Abstract: We examine the implications of optimal credit risk transfer (CRT) for bank-loan monitoring. In the model, monitoring improves expected returns on bank loans, but the loan-portfolio return distribution fails to satisfy the Monotone-Likelihood-Ratio Property (MLRP) because monitoring is most valuable in downturns. We find that CRT enhances loan monitoring and expands financial intermediation, in contrast to the findings of the previous literature, and the reference asset for optimal CRT is the loan portfolio, in line with the preponderance of portfolio products. An important implication of optimal CRT is that it allows maximum capital leverage. The intuition is that the lack of MLRP makes debt financing suboptimal, so the bank is rewarded for good luck rather than for monitoring, and it faces a tighter constraint on outside finance: incentive-based lending capacity, given bank capital, is smaller. Optimal CRT exploits the information conveyed by loan portfolio outcomes to shift income from lucky states to those that are more informative about the monitoring effort. Thus, monitoring incentives are optimized and incentive-based lending capacity is maximized. The role for prudential regulation of banks is examined.
    Keywords: Credit Risk Transfer; Monitoring Incentives; Prudential Regulation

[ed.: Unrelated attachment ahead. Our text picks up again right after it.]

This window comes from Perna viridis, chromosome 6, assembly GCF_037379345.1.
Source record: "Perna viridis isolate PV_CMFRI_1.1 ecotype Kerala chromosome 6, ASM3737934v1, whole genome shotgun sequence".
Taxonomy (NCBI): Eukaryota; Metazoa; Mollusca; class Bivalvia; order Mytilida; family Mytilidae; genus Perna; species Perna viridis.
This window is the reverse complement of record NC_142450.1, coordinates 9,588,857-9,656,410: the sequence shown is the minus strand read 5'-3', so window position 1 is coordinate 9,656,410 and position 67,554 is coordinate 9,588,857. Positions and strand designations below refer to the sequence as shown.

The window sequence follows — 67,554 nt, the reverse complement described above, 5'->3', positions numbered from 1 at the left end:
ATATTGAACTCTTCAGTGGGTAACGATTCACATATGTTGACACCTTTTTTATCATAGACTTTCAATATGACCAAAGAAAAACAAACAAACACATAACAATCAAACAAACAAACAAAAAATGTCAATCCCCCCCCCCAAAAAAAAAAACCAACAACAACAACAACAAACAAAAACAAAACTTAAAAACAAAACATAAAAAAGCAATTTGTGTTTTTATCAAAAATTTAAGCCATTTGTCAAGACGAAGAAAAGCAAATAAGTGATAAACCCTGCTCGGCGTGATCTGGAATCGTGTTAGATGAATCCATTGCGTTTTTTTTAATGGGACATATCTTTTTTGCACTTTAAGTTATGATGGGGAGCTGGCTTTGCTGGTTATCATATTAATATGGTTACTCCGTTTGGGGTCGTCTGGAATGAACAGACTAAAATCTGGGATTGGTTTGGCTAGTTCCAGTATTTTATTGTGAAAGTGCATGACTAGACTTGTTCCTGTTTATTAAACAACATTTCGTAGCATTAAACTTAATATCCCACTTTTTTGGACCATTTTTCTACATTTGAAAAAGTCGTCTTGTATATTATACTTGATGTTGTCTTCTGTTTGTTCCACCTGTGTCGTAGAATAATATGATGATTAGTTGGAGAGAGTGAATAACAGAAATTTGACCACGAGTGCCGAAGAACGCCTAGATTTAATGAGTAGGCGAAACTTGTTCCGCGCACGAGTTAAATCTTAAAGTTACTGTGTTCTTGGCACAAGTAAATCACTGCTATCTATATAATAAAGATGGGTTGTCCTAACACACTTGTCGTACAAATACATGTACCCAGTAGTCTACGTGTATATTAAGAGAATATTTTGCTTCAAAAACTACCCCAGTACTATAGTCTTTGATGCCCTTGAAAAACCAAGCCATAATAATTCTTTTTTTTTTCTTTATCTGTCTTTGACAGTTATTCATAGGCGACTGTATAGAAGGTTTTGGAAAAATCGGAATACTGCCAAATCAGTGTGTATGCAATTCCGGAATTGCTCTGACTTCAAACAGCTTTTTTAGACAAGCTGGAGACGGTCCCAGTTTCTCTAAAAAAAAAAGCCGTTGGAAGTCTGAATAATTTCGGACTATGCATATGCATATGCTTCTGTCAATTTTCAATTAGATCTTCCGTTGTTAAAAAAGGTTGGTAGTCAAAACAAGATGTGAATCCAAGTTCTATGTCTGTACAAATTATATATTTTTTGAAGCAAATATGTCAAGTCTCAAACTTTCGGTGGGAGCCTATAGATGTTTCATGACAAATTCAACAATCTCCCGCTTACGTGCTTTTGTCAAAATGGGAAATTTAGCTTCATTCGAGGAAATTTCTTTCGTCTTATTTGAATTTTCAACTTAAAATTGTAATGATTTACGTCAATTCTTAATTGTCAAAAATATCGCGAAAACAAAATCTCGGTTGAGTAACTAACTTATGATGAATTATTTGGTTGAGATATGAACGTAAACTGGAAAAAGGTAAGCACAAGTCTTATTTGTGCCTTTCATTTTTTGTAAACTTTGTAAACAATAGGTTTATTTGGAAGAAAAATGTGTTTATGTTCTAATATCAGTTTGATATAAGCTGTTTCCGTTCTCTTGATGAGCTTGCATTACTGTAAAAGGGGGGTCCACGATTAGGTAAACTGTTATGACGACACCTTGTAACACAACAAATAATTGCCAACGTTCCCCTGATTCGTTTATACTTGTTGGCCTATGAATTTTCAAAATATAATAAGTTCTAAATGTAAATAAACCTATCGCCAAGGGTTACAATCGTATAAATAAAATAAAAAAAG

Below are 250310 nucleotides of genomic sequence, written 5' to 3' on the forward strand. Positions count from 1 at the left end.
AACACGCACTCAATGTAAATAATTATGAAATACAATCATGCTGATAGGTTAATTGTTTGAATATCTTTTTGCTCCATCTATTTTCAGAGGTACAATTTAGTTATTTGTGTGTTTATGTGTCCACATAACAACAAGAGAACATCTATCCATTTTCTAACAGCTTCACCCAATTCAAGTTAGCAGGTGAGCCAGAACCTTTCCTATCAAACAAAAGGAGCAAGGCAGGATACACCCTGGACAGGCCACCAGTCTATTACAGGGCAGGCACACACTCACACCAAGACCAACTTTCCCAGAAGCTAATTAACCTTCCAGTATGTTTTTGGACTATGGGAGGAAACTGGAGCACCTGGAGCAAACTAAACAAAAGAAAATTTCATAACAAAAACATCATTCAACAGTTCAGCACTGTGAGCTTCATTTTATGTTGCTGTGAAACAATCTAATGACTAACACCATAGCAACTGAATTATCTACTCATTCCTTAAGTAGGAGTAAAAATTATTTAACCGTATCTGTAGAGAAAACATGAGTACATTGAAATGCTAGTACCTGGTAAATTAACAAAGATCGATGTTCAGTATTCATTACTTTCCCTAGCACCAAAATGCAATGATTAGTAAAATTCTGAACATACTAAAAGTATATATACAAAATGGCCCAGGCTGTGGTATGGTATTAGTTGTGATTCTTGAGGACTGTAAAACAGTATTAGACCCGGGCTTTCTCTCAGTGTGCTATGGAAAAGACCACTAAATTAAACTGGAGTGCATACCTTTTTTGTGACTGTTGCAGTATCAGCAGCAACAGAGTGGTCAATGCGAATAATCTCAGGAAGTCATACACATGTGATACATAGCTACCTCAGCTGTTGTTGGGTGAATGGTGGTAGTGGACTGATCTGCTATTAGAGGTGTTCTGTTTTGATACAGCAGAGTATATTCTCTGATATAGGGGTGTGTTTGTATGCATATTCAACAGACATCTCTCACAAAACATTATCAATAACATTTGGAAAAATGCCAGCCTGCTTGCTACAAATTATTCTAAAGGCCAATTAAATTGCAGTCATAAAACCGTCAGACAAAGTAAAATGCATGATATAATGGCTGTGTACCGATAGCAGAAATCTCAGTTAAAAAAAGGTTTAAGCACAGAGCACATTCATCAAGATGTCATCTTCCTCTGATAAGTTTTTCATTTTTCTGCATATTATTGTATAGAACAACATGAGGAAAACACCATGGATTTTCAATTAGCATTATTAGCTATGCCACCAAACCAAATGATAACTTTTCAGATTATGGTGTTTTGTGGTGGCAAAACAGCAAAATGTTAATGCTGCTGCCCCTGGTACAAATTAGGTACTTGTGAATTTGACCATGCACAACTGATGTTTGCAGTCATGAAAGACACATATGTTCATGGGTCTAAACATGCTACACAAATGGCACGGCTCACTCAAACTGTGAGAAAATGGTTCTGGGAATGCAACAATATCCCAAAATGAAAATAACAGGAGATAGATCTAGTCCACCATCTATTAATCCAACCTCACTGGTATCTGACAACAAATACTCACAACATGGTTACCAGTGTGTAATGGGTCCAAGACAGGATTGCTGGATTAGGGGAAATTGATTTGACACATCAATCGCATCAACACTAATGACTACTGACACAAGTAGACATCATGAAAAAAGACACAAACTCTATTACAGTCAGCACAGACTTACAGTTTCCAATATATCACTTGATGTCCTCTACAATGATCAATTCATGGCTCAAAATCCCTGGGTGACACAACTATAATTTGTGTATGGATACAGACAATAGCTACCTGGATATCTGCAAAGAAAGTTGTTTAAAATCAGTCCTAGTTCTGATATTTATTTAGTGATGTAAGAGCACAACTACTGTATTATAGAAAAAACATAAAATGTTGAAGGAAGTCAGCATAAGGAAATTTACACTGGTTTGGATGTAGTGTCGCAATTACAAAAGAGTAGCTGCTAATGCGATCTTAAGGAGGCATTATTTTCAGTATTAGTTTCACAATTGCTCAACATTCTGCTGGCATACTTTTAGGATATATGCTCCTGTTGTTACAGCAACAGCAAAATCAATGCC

JEL: D61 D82 G21 G28
    Date: 2007–11
  3. By: Cosci Stefania; Meliciani Valentina
    Abstract: This paper presents a monopolistic competition model of a bank choosing the optimal level of the screening effort in the presence of cross-selling activities. We demonstrate that, in absence of informational synergies, the larger is the range of services that the bank produces, the lower is the optimal screening effort. The paper also analyses the impact of competition in the lending market on cross-selling activities and finds that, for sufficiently low levels of transportation costs, an increase in competition in the lending market increases the expected profitability of services, thus increasing banks’ incentives to engage in cross-selling activities.
    Date: 2007–11
  4. By: van den Hauwe, Ludwig
    Abstract: Professor Becker´s 1956 paper about free banking was originally intended as a reaction to the 100-percent reserve proposals that were then popular at the University of Chicago. Today the original paper clearly illustrates how considerably our views and theories about free banking have evolved in the past 50 years. This development is to a considerable extent the result of the work and the writings of economists of the Austrian School. Pascal Salin is one of the most prominent members of the Austrian free banking school. In a new introduction to the 1956 paper written especially for the Festschrift in honor of Pascal Salin, Professor Gary Becker partially repudiates and mitigates some of his previous conclusions. This event offers a fitting opportunity to review some developments in the theory of free banking and related issues and to add a few clarifications concerning the present “state of the art” as regards an acceptable and adequate notion of free banking.